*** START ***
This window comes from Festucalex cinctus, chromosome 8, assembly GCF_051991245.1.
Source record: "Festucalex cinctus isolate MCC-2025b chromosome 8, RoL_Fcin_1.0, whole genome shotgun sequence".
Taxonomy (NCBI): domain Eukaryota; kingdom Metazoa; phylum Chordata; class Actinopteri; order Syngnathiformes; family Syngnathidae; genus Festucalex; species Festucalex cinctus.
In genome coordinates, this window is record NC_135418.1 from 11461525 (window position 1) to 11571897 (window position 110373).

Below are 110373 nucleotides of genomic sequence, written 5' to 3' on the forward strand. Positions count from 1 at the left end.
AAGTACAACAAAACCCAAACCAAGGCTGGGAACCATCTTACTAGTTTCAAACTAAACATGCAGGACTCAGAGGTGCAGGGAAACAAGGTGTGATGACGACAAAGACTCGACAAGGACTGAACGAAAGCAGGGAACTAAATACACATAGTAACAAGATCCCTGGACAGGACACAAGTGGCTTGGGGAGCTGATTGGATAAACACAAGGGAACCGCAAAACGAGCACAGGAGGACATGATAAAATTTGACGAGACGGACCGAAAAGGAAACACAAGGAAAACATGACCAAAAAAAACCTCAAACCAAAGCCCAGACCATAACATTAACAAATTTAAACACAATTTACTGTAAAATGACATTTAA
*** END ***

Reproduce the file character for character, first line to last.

This window comes from Festucalex cinctus, chromosome 8, assembly GCF_051991245.1.
Source record: "Festucalex cinctus isolate MCC-2025b chromosome 8, RoL_Fcin_1.0, whole genome shotgun sequence".
Taxonomy (NCBI): domain Eukaryota; kingdom Metazoa; phylum Chordata; class Actinopteri; order Syngnathiformes; family Syngnathidae; genus Festucalex; species Festucalex cinctus.
In genome coordinates, this window is record NC_135418.1 from 11461525 (window position 1) to 11571897 (window position 110373).

Below are 110373 nucleotides of genomic sequence, written 5' to 3' on the forward strand. Positions count from 1 at the left end.
AAGTACAACAAAACCCAAACCAAGGCTGGGAACCATCTTACTAGTTTCAAACTAAACATGCAGGACTCAGAGGTGCAGGGAAACAAGGTGTGATGACGACAAAGACTCGACAAGGACTGAACGAAAGCAGGGAACTAAATACACATAGTAACAAGATCCCTGGACAGGACACAAGTGGCTTGGGGAGCTGATTGGATAAACACAAGGGAACCGCAAAACGAGCACAGGAGGACATGATAAAATTTGACGAGACGGACCGAAAAGGAAACACAAGGAAAACATGACCAAAAAAAACCTCAAACCAAAGCCCAGACCATAACATTAACAAATTTAAACACAATTTACTGTAAAATGACATTTAA